Hornbill Unleashed

February 13, 2017

‘I have embraced Islam, but I’m still Chinese’

Filed under: Politics — Hornbill Unleashed @ 8:01 AM

nurulNurul Nadhirah Liew had to fend off a lot of negative perceptions about Islam when she converted 20 years ago.

Having been brought up in a Taoist household and having very little interaction with the Malay-Muslim community, it was only natural that her family knew very little about Islam.

When Nurul converted, her mother feared she had “lost” a daughter and that Nurul would abandon her Chinese roots.

“At first they also thought I couldn’t eat with them or join them for the Chinese New Year reunion dinner. They thought it would be difficult as they could not cook for me.

“So I told them what I could eat and what I couldn’t. It took a few months, but they got used to it. My mum now makes sure she buys halal chicken,” the mother of three told FMT when met at a Chinese New Year luncheon for Chinese Muslims here today.

But that wasn’t the only challenge Nurul had to endure. Some also came from the Malay-Muslim community.

Once, the Sungai Siput-born Nurul was told she could not identify herself as Chinese.

“That made me cry because race and religion are two different things.”

She was also told she had to wear “baju kurung” and on several occasions was reprimanded for her dressing.

Initially, Nurul, a civil servant, said she did as she was told. But not anymore.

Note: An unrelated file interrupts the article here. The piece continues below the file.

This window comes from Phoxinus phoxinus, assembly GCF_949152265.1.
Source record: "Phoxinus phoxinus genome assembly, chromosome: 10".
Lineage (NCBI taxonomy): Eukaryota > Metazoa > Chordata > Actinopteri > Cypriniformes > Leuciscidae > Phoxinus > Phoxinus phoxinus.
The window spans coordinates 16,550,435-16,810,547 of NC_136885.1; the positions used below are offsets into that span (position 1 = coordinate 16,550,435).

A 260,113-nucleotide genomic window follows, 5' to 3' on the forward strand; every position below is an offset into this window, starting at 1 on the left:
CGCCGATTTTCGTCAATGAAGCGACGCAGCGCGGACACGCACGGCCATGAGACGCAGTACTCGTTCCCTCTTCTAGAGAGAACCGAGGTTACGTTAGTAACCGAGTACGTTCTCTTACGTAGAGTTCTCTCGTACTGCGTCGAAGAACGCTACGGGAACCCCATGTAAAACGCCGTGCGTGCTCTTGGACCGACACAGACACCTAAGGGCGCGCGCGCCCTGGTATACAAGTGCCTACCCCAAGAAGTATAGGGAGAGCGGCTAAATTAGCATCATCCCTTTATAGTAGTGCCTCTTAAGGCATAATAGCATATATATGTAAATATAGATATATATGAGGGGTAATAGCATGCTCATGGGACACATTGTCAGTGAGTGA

Now, she explains her stand. That as long as she dresses modestly there is no problem.

“I may have embraced Islam, but I’m still Chinese.”


Source : Sean Augustin @ FMT Online


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3 Comments »

  1. A Malaysian youth group urged the Muslim women to “avoid the use of emoticons” in an anti-Valentine’s Day message. According to the group, the celebration of Valentine’s Day will threaten the faith of Muslims and lead to illicit sex.

    This latest advice is part of a seven-point guide that was issued by the National Muslim Youth Association (Pembina) in Malaysia regarding how Muslim women should conduct themselves during interactions with “non-mahram”, or men they can marry.

    Pembina said in a Facebook post that the guide is also applicable on other days apart from Valentine’s Day. It requested the women to keep private text messages short and to stay away from using the ubiquitous smiley faces and colourful icons.

    The group warned the women to dress properly and not to use too much of fragrance. The women should not speak in a sweet or mellow voice. The Muslim women were also warned against being alone with “non-mahram” men, and to only interact with them during the daytime and not after nightfall.

    Comment by Solomon — February 15, 2017 @ 2:09 PM | Reply

  2. Big populations of Cina Muslims in Tiongkok, they retained their Cina native names…
    approximately 1,6OOyrs of Islamic development, & approximately 1,5OOyrs in Tiongkok…
    in Holy book Kor’an, recommded that for further study, go to Tiongkok…this is purely for knowledge…
    i stand for correction….apology if above infors ada mistake…

    Comment by pohlanpar — February 14, 2017 @ 9:20 PM | Reply

  3. The chinese can make a choice in their belief, but not the Malays.
    This is the moral of the story.

    Comment by Ferdy — February 14, 2017 @ 7:41 AM | Reply


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